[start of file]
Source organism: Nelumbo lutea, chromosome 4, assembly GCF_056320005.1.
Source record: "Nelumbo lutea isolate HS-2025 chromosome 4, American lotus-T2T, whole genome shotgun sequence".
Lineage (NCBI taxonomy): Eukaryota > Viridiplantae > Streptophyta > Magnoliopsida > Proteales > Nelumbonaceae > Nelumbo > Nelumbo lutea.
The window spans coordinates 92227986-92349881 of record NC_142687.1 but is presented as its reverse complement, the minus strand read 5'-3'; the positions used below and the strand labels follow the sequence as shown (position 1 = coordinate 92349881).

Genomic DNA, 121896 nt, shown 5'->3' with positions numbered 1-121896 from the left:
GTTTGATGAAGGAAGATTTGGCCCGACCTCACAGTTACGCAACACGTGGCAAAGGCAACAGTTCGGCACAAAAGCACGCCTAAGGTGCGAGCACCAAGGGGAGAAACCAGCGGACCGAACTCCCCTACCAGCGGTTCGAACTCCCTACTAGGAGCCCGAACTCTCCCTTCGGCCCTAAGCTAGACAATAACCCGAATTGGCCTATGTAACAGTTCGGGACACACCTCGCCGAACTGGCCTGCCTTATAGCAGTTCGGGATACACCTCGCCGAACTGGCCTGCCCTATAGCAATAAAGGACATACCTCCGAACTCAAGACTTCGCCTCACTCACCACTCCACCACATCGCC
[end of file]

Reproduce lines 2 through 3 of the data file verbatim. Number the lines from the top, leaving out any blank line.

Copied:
Source record: "Nelumbo lutea isolate HS-2025 chromosome 4, American lotus-T2T, whole genome shotgun sequence".
Lineage (NCBI taxonomy): Eukaryota > Viridiplantae > Streptophyta > Magnoliopsida > Proteales > Nelumbonaceae > Nelumbo > Nelumbo lutea.